National Women’s History Week Statement by President Jimmy Carter (February 28, 1980)
From the first settlers who came to our shores, from the first American Indian families who befriended them, men and women have worked together to build this Nation. Too often, the women were unsung and sometimes their contributions went unnoticed. But the achievements, leadership, courage, strength, and love of the women who built America was as vital as that of the men whose names we know so well.
As Dr. Gerda Lerner has noted, “Women’s history is women’s right—an essential, indispensable heritage from which we can draw pride, comfort, courage, and long-range vision.”
I ask my fellow Americans to recognize this heritage with appropriate activities during National Women’s History Week, March 2-8, 1980. I urge libraries, schools, and community organizations to focus their observances on the leaders who struggled for equality—Susan B. Anthony, Sojourner Truth, Lucy Stone, Lucretia Mott, Elizabeth Cady Stanton, Harriet Tubman, and Alice Paul.
Understanding the true history of our country will help us to comprehend the need for full equality under the law for all our people. This goal can be achieved by ratifying the 27th amendment to United States Constitution: “Equality of rights under the law shall not be denied or abridged by the United States or by any State on account of sex.”
Heavn is [Jamila] Woods’ answer to this call, an album which proves that a song about learning to own your emotions (“Lonely”) is ultimately doing the same work as a song about continuing the legacy of black freedom fighters like Audre Lorde, Sojourner Truth, Ella Baker and Assata Shakur (“Blk Grl Soldier”). Addressing internal strife, insecurity and loneliness goes hand in hand with documenting the past, present and future of black resistance. And when you believe self-love is in fact instrumental to the larger political struggle, giving these two goals equal priority makes perfect sense.
excerpt from Jamila Woods and the Poetry of Black Love by Jenny Gathright, NPR, Nov 22, 2017
read the full article here
“Researchers used to say that no government could survive if just 5 percent of the population rose up against it,” Chenoweth says. “Our data shows the number may be lower than that. No single campaign in that period failed after they’d achieved the active and sustained participation of just 3.5 percent of the population.” She adds, “But get this: every single campaign that exceeded that 3.5 percent point was a nonviolent one. The nonviolent campaigns were on average four times larger than the average violent campaigns.”
Chenoweth goes on to make an important point: Violent resistance movements, even if they do succeed, can create a lot of long-term problems. “It turns out that the way you resist matters in the long run, too,” she says, explaining that her data suggest that countries with nonviolent uprisings “were way more likely to emerge with democratic institutions.” They were also 15 percent less likely to “relapse” into civil war. After all, a nonviolent movement is often inherently democratic, a sort of expression of mass public opinion outside of the ballot box. A violent movement, on the other hand, no matter what its driving ideals, is all about legitimizing power through force; it’s not hard to see how its victorious participants would end up keeping power primarily through violence, as well.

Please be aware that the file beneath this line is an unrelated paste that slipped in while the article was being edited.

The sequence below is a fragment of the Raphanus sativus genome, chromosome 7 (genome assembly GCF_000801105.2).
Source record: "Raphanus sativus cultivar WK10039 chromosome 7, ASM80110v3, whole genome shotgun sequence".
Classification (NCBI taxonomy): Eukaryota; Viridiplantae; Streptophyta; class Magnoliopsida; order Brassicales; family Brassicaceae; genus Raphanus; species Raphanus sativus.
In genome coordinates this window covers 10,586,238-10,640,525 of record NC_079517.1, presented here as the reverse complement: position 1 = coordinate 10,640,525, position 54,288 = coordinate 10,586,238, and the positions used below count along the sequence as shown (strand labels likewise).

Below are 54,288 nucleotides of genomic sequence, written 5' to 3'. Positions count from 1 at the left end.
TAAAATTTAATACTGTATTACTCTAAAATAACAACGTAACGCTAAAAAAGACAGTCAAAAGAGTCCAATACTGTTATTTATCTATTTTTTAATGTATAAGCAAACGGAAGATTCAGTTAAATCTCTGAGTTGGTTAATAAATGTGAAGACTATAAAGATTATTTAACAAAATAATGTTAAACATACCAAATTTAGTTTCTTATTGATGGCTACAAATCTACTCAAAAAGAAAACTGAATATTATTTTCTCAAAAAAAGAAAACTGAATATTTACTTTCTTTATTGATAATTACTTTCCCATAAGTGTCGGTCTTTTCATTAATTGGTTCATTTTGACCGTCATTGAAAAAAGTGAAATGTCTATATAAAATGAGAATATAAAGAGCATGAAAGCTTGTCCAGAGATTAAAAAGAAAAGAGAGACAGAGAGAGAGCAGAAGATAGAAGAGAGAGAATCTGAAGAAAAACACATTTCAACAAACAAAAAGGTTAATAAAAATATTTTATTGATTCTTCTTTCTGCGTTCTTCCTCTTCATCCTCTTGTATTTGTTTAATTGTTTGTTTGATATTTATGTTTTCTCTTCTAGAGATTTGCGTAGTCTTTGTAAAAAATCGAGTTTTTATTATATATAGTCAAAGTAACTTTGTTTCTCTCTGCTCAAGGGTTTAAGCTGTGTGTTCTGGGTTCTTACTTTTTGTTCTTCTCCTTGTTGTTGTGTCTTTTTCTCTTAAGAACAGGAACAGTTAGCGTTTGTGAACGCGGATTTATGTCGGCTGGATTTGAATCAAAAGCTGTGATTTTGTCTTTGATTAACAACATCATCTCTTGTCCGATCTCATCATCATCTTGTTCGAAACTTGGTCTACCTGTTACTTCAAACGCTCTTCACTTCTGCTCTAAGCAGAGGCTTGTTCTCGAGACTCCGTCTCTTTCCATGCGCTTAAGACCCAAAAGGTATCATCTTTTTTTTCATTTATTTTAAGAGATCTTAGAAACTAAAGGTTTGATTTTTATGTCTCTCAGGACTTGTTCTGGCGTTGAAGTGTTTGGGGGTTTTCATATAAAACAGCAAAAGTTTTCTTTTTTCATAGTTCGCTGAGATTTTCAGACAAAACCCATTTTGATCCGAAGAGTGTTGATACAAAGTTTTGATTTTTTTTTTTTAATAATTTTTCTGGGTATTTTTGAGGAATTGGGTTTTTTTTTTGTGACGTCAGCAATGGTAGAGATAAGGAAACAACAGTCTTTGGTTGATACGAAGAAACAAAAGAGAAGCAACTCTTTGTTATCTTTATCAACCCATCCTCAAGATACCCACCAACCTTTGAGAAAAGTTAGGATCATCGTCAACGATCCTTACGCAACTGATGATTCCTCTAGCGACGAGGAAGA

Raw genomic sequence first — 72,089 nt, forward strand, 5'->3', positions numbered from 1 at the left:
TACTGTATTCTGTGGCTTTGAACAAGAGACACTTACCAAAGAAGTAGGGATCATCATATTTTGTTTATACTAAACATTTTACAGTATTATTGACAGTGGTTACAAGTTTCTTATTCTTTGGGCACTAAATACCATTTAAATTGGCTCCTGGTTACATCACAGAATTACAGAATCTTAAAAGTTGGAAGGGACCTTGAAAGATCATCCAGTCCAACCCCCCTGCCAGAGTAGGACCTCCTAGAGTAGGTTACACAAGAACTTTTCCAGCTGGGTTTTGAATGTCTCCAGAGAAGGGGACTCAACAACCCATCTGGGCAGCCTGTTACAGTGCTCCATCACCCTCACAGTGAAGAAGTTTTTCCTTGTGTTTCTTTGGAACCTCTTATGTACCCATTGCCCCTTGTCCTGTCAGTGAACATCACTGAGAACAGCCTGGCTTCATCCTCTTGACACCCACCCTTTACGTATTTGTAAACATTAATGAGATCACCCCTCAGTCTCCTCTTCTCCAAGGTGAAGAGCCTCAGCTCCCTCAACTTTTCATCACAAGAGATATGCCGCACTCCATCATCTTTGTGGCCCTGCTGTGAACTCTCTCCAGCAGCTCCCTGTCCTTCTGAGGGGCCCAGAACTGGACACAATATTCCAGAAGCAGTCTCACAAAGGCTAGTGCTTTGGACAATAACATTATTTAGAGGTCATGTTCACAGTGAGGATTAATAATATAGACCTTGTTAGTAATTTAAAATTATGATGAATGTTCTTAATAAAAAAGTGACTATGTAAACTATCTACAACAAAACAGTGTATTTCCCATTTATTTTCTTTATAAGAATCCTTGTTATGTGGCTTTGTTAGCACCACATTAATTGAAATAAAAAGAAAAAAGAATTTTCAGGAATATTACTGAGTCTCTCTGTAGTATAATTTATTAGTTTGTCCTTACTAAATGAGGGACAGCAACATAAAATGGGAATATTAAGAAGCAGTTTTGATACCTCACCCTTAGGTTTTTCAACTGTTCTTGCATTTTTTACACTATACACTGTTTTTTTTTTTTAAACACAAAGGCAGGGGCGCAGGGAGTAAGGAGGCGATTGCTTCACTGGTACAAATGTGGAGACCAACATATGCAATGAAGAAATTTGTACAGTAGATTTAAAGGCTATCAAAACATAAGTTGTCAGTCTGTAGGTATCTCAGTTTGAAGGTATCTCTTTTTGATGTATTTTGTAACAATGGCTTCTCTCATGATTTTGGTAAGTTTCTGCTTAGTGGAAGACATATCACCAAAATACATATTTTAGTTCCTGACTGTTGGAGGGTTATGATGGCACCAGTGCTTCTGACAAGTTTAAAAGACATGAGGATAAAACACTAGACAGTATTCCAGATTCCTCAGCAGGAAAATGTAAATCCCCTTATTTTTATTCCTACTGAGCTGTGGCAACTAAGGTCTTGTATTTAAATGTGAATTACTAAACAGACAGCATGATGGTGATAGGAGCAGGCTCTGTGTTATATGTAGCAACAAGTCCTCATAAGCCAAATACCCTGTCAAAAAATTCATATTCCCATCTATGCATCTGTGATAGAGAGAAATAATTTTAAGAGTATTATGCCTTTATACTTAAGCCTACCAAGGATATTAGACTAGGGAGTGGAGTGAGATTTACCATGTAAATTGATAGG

Exceprt from Peaceful protest is much more effective than violence for toppling dictators by Max Fisher, Washington Post, November 3, 2013
(Rev. Martin Luther King, Jr.) lifts up five central understandings of the path of love and nonviolence that he chose:
- This was not a method for cowards; it does resist.
- It seeks not to defeat or humiliate the opponent but to win friendship and understanding, and then to awaken a sense of moral shame within those perpetrating the injustice.
- All attacks and resistance are directed against forces of evil rather than against persons who are caught in those forces.
Dr. King really emphasized this, that no one person was the embodiment of evil. But, rather, that they were caught in these webs of injustice and were unwilling to free themselves because of the lure of power and privilege… because they did not realize that (as he did that), “We are caught in an inescapable network of mutuality, tied in a single garment of destiny.” He knew that “whatever affects one directly, affects all indirectly, ” and he sought to help others see that, too.
- At the center of nonviolence stands the principle of love, and those struggling for human dignity must not become bitter or indulge in hate campaigns.
- The path of nonviolence and love is based on the conviction that the universe, that God, is on the side of justice.
This method he chose is summed up in an often quoted line of King’s:
“Darkness cannot drive out darkness, only light can do that. Hate cannot drive out hate, only love can do that.”
So he chose the way of light and love.
For King, love is not passive. Love is not accepting the world and people just as they are. Love is action; love is resistance and challenge. Love is loving the world and the people in it enough to expect more from them. Love is radical and revolutionary, and it is the only thing that can impact true and lasting change in this world.
And that is what we are called to do this day: to live a life of love.
Rev. Joann H. Lee, Calvary Presbyterian Church
Excerpt from her sermon, “A Life of Love,” on Jan 15, 2017, Martin Luther King, Jr. Day weekend. Read the full text and watch the video here.
Anything you do from the soulful self will help lighten the burdens of the world. Anything. You have no idea what the smallest word, the tiniest generosity can cause to be set in motion. Be outrageous in forgiving. Be dramatic in reconciling.
Excerpt from Postcript from Dr. Estés and an Assignment for You from Dr. Estés by Clarissa Pinkola Estés, Ph.D. [Read the full text here]